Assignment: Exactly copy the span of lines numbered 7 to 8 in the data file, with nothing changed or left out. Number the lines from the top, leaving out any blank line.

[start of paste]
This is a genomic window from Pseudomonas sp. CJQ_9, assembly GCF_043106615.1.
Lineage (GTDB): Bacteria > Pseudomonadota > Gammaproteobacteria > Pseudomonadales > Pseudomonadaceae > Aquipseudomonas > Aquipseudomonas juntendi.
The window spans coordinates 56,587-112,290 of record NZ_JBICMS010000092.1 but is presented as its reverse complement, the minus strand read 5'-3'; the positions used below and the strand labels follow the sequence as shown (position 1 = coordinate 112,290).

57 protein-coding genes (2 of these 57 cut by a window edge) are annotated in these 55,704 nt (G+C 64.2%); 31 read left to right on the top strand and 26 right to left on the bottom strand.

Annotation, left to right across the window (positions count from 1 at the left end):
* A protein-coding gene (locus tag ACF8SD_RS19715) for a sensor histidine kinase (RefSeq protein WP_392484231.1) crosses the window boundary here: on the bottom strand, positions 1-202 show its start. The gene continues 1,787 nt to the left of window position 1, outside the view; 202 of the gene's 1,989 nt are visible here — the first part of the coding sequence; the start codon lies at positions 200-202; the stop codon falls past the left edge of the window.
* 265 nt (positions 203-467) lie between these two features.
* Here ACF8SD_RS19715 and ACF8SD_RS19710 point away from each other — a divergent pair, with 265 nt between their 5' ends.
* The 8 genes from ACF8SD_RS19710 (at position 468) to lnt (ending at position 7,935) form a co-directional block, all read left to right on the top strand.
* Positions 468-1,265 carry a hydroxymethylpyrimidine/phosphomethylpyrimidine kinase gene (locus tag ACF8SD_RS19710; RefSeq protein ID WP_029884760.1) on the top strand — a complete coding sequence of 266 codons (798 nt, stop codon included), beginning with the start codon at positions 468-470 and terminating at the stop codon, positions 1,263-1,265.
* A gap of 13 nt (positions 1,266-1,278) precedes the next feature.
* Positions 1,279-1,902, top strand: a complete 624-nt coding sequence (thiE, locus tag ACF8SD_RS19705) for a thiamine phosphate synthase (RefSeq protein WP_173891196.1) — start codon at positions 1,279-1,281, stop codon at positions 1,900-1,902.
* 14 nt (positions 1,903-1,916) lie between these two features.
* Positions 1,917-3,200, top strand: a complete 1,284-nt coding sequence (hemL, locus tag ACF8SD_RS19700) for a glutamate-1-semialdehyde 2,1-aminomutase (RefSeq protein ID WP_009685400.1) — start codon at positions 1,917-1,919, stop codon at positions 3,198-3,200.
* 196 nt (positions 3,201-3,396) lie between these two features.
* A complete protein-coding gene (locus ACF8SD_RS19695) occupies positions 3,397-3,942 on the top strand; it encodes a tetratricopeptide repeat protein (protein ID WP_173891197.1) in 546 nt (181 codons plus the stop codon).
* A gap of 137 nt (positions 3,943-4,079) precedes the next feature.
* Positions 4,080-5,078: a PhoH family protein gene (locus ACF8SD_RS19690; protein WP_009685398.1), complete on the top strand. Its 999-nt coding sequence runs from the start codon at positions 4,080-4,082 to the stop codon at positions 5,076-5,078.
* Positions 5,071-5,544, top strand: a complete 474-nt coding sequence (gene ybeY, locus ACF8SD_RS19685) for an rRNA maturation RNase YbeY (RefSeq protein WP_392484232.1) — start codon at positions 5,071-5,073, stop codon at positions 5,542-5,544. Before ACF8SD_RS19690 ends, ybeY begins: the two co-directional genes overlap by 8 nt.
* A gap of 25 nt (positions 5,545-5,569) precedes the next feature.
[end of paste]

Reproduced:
* 265 nt (positions 203-467) lie between these two features.
* Here ACF8SD_RS19715 and ACF8SD_RS19710 point away from each other — a divergent pair, with 265 nt between their 5' ends.